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  31. LOVE this post! I have the Italian grandma (just spoke to her this afternoon, actually) whose chicken cutlets I STILL can't master! I've made them with her so many times, and I am a good cook, but for some reason, no matter what I do - even the EXACT SAME THINGS she does - I can't duplicate them.

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  32. Great post and the book sounds fantastic. My mom wasn't a great cook either, but she used to make this cheddar currant bread baked in an iron skillet that I loved. I can almost smell it in my memory, warm with butter smeared on it. Sigh. I consider myself a fairly proficient chef and I love to cook, but I haven't made that bread since I left home. I'm not even sure I have the recipe, but I am now going to see if I can find it.

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  33. Growing up both my parents worked so it was lucky if we all sat down to a cooked meal. My Grandma always cook noodles for Thanksgiving Dinner. Her noodles were the highlight of the feast.

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  34. Melissa,
    My grandmother was a "country cook" - so our meals were always comfort food. Chicken fried steak slathered in homemade gravey with mashed potatoes and lots of butter comes to mind. I always smile when I think of the nights we had "sh** o a shingle" - hamburger gravy over toast. We loved it. I might just have to make that for my kids soon. Congrats on your new book. October is almost here!

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  35. I can't wait to read this book. And the cover is absolutely divine! I think it's a terrific thing when a so-called "non-foodie" takes on food. There's hope! I think the comfort food of my childhood was my grandmother's fried chicken and black-eyed peas. Slathered, of course, in plenty of bacon grease. These days I believe these foods are technically illegal, but every now and then....I just have to have some! Can't wait for this book!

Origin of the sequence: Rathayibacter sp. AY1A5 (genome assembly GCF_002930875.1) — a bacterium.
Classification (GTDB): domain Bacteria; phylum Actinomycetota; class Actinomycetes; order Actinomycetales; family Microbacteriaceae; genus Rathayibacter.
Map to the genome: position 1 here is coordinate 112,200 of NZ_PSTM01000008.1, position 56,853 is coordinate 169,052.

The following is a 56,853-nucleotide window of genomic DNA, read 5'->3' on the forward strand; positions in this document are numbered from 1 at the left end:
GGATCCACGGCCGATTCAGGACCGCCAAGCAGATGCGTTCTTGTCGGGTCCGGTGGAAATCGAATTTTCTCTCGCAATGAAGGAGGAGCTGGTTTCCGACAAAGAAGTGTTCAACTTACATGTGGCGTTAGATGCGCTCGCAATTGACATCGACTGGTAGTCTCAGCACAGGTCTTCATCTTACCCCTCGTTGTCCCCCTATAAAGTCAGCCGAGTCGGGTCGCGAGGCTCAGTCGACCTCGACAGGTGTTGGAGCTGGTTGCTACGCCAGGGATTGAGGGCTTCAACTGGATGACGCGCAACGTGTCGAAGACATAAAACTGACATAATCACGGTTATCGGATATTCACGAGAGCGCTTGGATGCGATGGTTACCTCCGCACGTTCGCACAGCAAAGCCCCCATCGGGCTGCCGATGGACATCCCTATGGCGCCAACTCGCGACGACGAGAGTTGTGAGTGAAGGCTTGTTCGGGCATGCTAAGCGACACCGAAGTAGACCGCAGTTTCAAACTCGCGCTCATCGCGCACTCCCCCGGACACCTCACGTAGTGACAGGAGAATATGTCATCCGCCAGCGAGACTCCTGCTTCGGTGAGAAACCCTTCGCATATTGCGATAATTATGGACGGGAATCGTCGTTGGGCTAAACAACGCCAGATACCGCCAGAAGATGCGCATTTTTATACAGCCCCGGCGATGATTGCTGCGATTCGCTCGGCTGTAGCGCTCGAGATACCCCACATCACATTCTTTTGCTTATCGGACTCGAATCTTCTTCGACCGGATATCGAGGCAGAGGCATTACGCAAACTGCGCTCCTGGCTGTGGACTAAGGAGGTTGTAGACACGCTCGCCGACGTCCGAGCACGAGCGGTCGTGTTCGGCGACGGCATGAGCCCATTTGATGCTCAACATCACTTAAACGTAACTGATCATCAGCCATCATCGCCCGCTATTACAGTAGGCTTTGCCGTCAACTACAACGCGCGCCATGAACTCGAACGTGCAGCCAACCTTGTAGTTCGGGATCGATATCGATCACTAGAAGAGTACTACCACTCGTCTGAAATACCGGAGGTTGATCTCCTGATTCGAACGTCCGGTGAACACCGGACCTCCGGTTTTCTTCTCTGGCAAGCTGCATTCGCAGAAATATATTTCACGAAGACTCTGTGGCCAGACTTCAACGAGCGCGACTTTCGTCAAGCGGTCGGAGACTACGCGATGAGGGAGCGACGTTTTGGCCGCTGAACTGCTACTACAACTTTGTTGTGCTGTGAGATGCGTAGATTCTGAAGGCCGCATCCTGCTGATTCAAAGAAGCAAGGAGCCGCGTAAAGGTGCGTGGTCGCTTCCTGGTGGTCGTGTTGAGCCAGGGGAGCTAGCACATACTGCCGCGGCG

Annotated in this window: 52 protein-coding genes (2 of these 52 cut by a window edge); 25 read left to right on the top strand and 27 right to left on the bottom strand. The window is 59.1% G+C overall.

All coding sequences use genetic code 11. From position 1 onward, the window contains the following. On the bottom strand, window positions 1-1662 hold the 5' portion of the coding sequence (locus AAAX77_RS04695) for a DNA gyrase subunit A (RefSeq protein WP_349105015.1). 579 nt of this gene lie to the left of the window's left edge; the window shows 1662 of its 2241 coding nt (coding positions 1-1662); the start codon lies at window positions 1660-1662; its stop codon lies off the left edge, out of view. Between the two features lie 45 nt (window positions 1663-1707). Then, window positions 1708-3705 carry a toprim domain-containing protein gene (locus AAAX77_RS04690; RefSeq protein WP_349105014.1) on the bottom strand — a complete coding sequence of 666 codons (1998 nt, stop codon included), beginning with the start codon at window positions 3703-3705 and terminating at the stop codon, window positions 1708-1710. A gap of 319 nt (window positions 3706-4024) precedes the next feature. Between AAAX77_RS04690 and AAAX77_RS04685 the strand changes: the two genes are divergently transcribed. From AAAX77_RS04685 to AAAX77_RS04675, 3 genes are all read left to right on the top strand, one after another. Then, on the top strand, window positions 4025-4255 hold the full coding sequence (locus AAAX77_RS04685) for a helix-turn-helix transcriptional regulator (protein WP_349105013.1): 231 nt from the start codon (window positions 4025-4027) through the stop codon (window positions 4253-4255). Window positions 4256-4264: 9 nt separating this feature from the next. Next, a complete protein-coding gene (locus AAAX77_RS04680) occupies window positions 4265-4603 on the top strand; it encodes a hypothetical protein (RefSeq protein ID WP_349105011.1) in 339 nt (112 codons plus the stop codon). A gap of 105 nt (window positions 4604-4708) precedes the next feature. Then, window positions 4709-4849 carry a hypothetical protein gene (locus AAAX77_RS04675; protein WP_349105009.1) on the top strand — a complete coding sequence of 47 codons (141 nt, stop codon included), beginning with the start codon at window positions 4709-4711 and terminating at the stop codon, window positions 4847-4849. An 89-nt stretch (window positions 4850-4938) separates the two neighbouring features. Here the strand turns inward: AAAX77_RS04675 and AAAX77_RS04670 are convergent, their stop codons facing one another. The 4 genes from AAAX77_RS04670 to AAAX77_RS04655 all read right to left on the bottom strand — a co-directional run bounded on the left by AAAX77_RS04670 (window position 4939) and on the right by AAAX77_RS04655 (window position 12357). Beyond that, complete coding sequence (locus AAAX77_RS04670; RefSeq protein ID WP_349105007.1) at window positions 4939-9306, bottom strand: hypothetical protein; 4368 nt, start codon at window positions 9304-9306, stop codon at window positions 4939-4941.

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  36. This was such a beautiful post! You brought back my own memories of my grandmas cooking- which to this day no one can match. While she shared some recipes with me before she passed away I havent had the guts to try them out...I know it won't taste like hers!!! Maybe one day when my daughter is a little older we will take a dive into those recipes :-} Congrats on the book! I am keeping my fingers crossed- but winner or not this is on my must read list!

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  37. Lovely post. I'll have to get your book when it's out. I'm not a great cook, either, but for a reason I can't comprehend, I love foodie fiction.

    My mother wasn't a great cook, but when it came to pies, she was the best cook. My comfort food, which I have about 3 times a year, is grilled cheese sandwiches. The only difference is that my mom used Velveeta cheese and white bread; I use Swiss cheese and healthy grain bread.

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  38. Thank you all again for these wonderful, wonderful responses and kind comments about the post and the cover. I love how varied our childhood comfort foods are.

    MsHellion, you've won the advance review copy of The Love Goddess' Cooking School, so email me when you see this and I'll pop a signed copy in the mail to you!

    Thanks again!

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  39. Looking forward to the book.

    When I was a kid, there was nothing better than my great aunts chicken noodle soup. No one makes it like her!

    jen161@hotmail.com

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  40. Ah man! Missed the contest. But I will say that I would probably pass over dinner at a fancy restaurant in favor of a grilled cheese sandwich and tomato soup on a cold day. Nothing like it!